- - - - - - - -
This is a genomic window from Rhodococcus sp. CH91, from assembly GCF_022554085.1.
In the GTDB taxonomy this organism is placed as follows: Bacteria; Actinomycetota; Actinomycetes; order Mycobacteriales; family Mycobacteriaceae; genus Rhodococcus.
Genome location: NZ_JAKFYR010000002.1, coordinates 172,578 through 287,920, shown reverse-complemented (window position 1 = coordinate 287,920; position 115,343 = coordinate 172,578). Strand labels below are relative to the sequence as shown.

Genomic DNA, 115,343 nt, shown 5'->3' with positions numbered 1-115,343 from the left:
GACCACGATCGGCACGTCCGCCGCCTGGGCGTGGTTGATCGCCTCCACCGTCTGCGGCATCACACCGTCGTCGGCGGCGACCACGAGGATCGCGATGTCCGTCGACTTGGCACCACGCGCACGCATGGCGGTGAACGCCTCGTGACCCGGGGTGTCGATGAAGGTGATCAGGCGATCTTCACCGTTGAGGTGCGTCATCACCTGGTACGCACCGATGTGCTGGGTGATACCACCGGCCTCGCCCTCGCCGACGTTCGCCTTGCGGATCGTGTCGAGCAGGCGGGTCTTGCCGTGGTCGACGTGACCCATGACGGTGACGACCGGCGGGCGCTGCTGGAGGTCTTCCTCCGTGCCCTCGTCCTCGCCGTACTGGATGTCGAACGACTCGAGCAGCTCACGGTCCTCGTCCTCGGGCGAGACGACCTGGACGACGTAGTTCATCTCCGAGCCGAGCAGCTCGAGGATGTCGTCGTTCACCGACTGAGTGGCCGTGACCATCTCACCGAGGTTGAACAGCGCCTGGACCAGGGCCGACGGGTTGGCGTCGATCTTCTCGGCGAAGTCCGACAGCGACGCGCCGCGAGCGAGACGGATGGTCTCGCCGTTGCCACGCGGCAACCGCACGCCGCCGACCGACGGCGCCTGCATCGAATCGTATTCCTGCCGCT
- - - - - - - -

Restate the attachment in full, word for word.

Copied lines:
This is a genomic window from Rhodococcus sp. CH91, from assembly GCF_022554085.1.
In the GTDB taxonomy this organism is placed as follows: Bacteria; Actinomycetota; Actinomycetes; order Mycobacteriales; family Mycobacteriaceae; genus Rhodococcus.
Genome location: NZ_JAKFYR010000002.1, coordinates 172,578 through 287,920, shown reverse-complemented (window position 1 = coordinate 287,920; position 115,343 = coordinate 172,578). Strand labels below are relative to the sequence as shown.

Genomic DNA, 115,343 nt, shown 5'->3' with positions numbered 1-115,343 from the left:
GACCACGATCGGCACGTCCGCCGCCTGGGCGTGGTTGATCGCCTCCACCGTCTGCGGCATCACACCGTCGTCGGCGGCGACCACGAGGATCGCGATGTCCGTCGACTTGGCACCACGCGCACGCATGGCGGTGAACGCCTCGTGACCCGGGGTGTCGATGAAGGTGATCAGGCGATCTTCACCGTTGAGGTGCGTCATCACCTGGTACGCACCGATGTGCTGGGTGATACCACCGGCCTCGCCCTCGCCGACGTTCGCCTTGCGGATCGTGTCGAGCAGGCGGGTCTTGCCGTGGTCGACGTGACCCATGACGGTGACGACCGGCGGGCGCTGCTGGAGGTCTTCCTCCGTGCCCTCGTCCTCGCCGTACTGGATGTCGAACGACTCGAGCAGCTCACGGTCCTCGTCCTCGGGCGAGACGACCTGGACGACGTAGTTCATCTCCGAGCCGAGCAGCTCGAGGATGTCGTCGTTCACCGACTGAGTGGCCGTGACCATCTCACCGAGGTTGAACAGCGCCTGGACCAGGGCCGACGGGTTGGCGTCGATCTTCTCGGCGAAGTCCGACAGCGACGCGCCGCGAGCGAGACGGATGGTCTCGCCGTTGCCACGCGGCAACCGCACGCCGCCGACCGACGGCGCCTGCATCGAATCGTATTCCTGCCGCT